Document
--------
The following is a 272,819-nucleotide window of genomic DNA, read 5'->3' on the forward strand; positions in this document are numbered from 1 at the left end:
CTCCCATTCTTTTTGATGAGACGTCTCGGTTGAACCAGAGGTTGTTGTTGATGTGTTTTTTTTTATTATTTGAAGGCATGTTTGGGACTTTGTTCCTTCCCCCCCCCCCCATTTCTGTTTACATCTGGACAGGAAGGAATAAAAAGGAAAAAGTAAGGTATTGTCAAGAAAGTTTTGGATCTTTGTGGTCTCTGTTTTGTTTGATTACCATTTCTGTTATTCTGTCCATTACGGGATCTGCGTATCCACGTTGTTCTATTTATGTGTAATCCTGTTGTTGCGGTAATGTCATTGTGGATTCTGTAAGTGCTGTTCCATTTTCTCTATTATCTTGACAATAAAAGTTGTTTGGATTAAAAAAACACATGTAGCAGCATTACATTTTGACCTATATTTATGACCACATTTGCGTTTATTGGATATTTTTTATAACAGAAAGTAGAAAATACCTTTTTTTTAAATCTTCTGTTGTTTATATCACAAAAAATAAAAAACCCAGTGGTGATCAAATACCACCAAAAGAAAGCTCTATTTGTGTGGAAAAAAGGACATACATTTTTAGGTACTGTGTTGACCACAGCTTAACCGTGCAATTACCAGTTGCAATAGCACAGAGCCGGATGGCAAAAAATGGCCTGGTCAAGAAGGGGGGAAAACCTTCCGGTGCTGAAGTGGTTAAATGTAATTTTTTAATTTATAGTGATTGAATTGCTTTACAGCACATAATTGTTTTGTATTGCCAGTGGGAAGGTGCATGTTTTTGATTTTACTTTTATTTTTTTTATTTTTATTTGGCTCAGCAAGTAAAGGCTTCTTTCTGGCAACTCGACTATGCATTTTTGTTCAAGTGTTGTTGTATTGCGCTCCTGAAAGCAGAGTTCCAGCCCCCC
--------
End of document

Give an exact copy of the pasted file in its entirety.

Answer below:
The following is a 272,819-nucleotide window of genomic DNA, read 5'->3' on the forward strand; positions in this document are numbered from 1 at the left end:
CTCCCATTCTTTTTGATGAGACGTCTCGGTTGAACCAGAGGTTGTTGTTGATGTGTTTTTTTTTATTATTTGAAGGCATGTTTGGGACTTTGTTCCTTCCCCCCCCCCCCATTTCTGTTTACATCTGGACAGGAAGGAATAAAAAGGAAAAAGTAAGGTATTGTCAAGAAAGTTTTGGATCTTTGTGGTCTCTGTTTTGTTTGATTACCATTTCTGTTATTCTGTCCATTACGGGATCTGCGTATCCACGTTGTTCTATTTATGTGTAATCCTGTTGTTGCGGTAATGTCATTGTGGATTCTGTAAGTGCTGTTCCATTTTCTCTATTATCTTGACAATAAAAGTTGTTTGGATTAAAAAAACACATGTAGCAGCATTACATTTTGACCTATATTTATGACCACATTTGCGTTTATTGGATATTTTTTATAACAGAAAGTAGAAAATACCTTTTTTTTAAATCTTCTGTTGTTTATATCACAAAAAATAAAAAACCCAGTGGTGATCAAATACCACCAAAAGAAAGCTCTATTTGTGTGGAAAAAAGGACATACATTTTTAGGTACTGTGTTGACCACAGCTTAACCGTGCAATTACCAGTTGCAATAGCACAGAGCCGGATGGCAAAAAATGGCCTGGTCAAGAAGGGGGGAAAACCTTCCGGTGCTGAAGTGGTTAAATGTAATTTTTTAATTTATAGTGATTGAATTGCTTTACAGCACATAATTGTTTTGTATTGCCAGTGGGAAGGTGCATGTTTTTGATTTTACTTTTATTTTTTTTATTTTTATTTGGCTCAGCAAGTAAAGGCTTCTTTCTGGCAACTCGACTATGCATTTTTGTTCAAGTGTTGTTGTATTGCGCTCCTGAAAGCAGAGTTCCAGCCCCCC